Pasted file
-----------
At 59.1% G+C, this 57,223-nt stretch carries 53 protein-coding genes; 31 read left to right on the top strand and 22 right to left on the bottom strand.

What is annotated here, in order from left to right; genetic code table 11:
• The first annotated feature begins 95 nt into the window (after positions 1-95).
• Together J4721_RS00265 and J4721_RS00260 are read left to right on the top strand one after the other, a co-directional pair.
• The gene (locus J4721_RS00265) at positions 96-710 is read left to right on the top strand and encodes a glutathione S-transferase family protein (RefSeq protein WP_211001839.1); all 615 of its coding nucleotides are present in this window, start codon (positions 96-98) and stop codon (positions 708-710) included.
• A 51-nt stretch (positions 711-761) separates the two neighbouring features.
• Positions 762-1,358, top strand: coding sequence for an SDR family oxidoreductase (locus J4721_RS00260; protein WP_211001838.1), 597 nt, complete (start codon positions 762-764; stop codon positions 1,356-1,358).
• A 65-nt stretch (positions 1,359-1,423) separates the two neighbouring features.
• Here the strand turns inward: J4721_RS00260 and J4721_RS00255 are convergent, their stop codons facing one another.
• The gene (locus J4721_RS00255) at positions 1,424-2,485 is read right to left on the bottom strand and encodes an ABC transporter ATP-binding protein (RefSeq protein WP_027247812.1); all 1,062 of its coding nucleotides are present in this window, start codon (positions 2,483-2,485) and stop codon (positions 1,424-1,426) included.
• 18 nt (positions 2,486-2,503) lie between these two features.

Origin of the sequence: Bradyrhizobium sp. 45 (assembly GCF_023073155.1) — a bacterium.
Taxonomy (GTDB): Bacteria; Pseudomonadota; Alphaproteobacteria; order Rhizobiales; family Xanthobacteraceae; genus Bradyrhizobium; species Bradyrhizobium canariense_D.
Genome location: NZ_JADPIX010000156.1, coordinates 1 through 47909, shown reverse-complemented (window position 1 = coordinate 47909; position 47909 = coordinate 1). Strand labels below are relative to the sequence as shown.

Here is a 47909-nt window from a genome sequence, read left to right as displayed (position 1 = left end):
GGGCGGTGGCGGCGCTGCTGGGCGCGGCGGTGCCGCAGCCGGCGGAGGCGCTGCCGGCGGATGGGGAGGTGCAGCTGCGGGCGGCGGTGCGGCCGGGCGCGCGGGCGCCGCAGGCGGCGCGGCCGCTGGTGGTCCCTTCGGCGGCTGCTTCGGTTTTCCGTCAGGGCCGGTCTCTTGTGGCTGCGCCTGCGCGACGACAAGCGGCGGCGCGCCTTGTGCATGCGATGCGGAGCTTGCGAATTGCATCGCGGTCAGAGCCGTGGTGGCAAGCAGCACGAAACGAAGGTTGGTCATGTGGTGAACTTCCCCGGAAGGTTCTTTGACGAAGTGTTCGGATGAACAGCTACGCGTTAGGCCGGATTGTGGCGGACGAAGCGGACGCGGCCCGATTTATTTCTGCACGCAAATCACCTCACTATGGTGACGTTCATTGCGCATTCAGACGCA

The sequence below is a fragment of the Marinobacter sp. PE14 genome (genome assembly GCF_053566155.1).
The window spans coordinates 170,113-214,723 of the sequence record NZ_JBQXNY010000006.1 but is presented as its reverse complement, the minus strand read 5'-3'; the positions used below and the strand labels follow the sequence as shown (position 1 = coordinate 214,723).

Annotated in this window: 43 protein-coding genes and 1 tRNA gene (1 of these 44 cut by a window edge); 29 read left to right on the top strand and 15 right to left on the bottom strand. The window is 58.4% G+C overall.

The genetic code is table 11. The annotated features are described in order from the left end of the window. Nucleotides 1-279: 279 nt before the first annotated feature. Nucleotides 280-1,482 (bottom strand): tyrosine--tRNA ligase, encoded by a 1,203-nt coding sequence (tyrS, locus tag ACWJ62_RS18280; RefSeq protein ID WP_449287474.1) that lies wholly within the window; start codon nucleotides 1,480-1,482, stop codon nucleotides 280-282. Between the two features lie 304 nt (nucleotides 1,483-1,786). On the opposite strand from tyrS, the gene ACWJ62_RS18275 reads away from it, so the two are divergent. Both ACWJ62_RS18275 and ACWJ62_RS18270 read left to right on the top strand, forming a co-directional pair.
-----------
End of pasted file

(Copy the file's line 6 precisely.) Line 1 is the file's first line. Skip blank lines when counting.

• A 51-nt stretch (positions 711-761) separates the two neighbouring features.